Two actuarial associations did not publish a controversial paper by their joint task force, reflecting a split in the profession over whether public pension debt should be measured with risk-free bonds or the earnings forecast for stock-laden investment funds.
Using safe but low-yield bonds to offset or “discount” future pension obligations would cause pension debt to soar, creating pressure to raise the annual rates paid by state and local governments that are already at an all-time high for many.
Critics have been contending for a decade that overly optimistic pension fund earnings forecasts conceal massive debt and the need to take even more money from government budgets or find a way to cut pension costs.
The leading California critics, now mainly at Stanford University, are not professional actuaries. They have backgrounds in finance, like David Crane, and in academic economics, like Joe Nation and Joshua Rauh.
The paper of the joint Pension Finance Task Force paper of the American Academy of Actuaries and the Society of Actuaries, which did not make it through the usual peer review process, was based on the principles of financial economics.
“One of the assertions of the paper is that public pension plans are purported to be default-free obligations so they would be valued using default-free interest rates,” an anonymous former task force member told Pensions & Investments.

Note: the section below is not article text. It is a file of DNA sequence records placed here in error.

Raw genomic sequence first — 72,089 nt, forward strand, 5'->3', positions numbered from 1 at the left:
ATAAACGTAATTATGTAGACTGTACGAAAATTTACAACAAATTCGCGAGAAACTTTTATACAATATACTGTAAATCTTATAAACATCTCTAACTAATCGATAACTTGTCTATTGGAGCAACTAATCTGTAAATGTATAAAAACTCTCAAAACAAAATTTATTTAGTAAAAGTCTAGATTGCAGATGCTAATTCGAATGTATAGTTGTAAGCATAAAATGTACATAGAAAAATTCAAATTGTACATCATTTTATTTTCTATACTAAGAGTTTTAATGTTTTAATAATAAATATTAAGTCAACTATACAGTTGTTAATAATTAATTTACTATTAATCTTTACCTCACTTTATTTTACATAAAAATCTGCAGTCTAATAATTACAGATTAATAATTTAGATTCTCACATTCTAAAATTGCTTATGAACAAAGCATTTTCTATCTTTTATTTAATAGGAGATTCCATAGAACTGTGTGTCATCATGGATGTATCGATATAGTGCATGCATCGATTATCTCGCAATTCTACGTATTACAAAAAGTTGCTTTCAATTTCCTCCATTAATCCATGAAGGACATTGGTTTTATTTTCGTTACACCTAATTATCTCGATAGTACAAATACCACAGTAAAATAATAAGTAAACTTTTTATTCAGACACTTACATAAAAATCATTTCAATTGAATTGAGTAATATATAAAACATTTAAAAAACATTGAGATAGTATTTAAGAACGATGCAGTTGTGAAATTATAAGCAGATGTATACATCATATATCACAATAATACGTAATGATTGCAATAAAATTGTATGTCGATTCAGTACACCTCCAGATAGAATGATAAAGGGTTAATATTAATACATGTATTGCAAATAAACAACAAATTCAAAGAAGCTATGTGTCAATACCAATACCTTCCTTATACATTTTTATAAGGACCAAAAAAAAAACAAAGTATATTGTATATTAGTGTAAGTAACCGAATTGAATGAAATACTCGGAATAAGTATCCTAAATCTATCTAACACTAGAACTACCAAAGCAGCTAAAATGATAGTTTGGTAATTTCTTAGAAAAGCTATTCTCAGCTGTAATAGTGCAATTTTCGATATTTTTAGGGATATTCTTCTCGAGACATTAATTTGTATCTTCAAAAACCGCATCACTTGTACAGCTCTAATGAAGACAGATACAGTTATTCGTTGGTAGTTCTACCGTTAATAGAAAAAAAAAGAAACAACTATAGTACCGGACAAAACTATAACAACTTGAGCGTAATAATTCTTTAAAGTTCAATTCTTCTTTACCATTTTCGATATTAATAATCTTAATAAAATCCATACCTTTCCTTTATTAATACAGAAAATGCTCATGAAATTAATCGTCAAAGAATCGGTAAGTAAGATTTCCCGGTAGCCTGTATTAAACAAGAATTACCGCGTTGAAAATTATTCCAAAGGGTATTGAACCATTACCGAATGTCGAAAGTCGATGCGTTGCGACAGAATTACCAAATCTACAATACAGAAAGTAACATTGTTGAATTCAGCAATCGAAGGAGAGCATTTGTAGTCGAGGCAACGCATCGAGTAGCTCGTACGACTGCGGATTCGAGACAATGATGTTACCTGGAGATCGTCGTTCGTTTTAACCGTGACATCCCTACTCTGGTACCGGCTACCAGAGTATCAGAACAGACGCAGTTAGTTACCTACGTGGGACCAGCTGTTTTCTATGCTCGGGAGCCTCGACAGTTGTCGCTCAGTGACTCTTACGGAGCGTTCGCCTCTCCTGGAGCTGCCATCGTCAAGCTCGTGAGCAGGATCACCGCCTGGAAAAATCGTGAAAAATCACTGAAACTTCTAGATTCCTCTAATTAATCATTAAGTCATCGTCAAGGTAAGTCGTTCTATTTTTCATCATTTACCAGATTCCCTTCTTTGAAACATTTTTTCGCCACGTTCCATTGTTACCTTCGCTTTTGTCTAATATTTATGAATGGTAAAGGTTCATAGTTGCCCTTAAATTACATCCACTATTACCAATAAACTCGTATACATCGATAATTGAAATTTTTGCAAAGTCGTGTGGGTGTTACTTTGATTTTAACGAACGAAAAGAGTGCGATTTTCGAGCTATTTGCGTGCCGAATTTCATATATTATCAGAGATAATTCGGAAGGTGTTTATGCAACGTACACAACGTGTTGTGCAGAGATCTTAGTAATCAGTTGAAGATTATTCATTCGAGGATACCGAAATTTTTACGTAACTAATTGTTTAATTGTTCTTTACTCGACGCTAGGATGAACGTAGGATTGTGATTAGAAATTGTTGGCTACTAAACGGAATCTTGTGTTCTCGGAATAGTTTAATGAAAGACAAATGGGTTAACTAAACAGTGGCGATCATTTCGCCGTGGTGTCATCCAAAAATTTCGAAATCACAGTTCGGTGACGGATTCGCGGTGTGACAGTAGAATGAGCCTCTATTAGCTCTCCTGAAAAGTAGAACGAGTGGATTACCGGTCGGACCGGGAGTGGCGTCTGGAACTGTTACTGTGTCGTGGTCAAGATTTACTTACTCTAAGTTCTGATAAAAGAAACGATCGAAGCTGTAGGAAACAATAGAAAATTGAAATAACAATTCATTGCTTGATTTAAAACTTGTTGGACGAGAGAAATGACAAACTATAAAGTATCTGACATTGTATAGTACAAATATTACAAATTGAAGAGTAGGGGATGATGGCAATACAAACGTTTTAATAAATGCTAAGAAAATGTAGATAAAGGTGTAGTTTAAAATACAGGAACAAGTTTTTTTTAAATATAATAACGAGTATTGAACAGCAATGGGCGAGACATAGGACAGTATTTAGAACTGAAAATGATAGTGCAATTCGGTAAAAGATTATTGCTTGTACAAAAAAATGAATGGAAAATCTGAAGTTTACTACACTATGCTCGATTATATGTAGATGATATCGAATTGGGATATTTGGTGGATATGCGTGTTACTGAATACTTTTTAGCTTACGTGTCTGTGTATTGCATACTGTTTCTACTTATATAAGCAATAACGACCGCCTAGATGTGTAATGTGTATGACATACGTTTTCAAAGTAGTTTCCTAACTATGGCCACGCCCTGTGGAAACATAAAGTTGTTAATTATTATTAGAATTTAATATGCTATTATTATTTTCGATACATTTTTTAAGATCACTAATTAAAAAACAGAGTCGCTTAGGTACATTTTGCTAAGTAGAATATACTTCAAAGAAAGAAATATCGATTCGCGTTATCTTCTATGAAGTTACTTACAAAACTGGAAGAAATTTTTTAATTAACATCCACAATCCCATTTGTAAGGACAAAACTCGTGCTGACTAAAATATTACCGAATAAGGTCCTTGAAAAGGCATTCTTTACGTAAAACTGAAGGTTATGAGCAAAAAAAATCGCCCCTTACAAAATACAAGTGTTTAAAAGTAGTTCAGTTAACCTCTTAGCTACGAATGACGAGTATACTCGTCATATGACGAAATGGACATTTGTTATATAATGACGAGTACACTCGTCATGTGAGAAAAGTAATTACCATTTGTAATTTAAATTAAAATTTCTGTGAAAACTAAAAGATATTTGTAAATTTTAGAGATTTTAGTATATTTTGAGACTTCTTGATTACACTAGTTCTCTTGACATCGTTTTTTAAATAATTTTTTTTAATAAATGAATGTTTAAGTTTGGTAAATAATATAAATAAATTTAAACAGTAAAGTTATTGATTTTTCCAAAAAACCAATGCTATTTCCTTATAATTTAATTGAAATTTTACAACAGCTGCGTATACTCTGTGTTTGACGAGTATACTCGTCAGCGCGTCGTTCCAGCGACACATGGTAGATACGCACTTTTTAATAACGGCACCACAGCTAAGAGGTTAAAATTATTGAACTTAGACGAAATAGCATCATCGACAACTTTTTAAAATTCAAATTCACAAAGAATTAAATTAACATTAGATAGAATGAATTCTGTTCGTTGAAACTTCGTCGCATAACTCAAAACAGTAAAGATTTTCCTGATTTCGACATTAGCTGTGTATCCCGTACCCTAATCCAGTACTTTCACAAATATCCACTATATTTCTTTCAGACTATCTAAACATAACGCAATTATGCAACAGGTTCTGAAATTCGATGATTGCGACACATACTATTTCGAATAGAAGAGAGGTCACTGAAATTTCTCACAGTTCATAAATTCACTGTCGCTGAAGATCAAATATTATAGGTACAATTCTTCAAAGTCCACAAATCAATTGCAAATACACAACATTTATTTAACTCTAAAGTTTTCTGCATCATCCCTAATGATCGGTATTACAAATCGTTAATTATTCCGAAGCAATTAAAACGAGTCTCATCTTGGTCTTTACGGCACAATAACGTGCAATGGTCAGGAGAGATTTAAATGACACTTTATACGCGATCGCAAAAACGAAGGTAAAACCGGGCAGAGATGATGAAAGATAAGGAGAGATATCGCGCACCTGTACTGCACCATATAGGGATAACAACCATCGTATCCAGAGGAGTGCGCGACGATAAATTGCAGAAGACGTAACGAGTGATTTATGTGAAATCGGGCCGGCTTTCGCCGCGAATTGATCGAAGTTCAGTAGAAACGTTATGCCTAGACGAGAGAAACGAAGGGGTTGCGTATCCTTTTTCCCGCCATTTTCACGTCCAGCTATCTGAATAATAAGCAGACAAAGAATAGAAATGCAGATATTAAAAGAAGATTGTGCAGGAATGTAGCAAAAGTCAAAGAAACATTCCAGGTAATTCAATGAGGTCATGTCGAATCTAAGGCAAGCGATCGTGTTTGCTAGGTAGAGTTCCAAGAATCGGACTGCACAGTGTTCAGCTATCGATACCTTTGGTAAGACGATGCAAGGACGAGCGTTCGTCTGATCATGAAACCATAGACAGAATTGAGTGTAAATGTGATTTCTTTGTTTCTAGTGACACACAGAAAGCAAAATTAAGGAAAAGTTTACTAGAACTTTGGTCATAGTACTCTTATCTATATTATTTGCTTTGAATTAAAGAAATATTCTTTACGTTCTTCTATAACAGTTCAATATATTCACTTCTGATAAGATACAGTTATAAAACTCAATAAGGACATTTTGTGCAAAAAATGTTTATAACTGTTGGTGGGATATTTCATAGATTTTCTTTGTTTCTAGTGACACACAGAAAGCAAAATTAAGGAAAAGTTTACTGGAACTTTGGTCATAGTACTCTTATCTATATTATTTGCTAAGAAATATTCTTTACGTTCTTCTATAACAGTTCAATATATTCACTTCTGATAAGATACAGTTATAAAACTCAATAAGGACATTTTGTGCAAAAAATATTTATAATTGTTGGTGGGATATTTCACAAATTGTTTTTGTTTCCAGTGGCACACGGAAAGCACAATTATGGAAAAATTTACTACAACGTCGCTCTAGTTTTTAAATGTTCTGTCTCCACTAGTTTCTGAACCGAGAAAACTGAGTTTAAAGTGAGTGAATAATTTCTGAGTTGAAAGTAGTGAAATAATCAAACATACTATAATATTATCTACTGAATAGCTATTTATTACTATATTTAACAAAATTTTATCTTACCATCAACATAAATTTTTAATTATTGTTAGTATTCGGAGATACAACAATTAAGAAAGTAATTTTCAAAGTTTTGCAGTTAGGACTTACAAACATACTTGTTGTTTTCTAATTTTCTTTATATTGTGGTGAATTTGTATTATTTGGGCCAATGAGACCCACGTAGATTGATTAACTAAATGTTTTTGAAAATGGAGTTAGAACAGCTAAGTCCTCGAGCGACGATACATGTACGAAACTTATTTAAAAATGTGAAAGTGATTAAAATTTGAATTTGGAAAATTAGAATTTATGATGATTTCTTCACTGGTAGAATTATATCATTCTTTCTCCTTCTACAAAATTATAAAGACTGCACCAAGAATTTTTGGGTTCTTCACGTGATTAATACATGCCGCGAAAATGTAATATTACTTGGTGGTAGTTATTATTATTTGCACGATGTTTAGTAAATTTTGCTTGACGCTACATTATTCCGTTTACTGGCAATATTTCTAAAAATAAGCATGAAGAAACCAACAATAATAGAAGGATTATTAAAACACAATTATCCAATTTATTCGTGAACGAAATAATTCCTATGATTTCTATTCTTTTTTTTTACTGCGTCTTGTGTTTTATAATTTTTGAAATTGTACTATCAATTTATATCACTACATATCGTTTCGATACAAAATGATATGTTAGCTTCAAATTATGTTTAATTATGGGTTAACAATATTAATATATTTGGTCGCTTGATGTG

Although not as well publicized as criticism from outside the profession, a group of actuaries has been urging the adoption of a risk-free discount rate for about a decade, said Paul Angelo of Segal Company actuaries in San Francisco.
Angelo, chairman of the California Actuarial Advisory Panel, does not favor the use of a risk-free discount rate. He agrees with not publishing the task force paper, saying it lacked the “science” to support the change and relied only on assertions.
For the first time, Angelo said, the actuaries urging a risk-free discount rate went beyond simply reporting debt and seemed to be advocating its use to set the annual payments to the pension fund made by government employers.
The California Public Employees Retirement System and the California State Teachers Retirement System currently assume their pension fund investments, expected to pay two-thirds of future pensions, will average 7.5 percent a year in future decades.
The systems use the 7.5 percent long-term earnings forecast to reduce or “discount” the cost of future pensions, as if it were money in the bank. Thirty-year U.S. Treasury bonds, regarded as risk free, were yielding 2.23 percent last week.
When a much lower rate is used to discount future pension obligations the pension debt or “unfunded liability,” the shortfall in the projected money available to pay future pensions, balloons to a much larger amount.
An example is shown on the “California Pension Tracker” website directed by Joe Nation at the Stanford Institute for Policy Research.
The debt of California public pension systems in fiscal 2013 using a 7.5 percent discount rate is $281.5 billion. Using a lower discount rate of 3.723 percent (the CalPERS rate in 2013 for terminating plans) the pension debt more than triples to $946.4 billion.
The giant California Public Employees Retirement System, covering half of all non-federal government employees in California, is deep in debt even when using its 7.5 percent discount rate.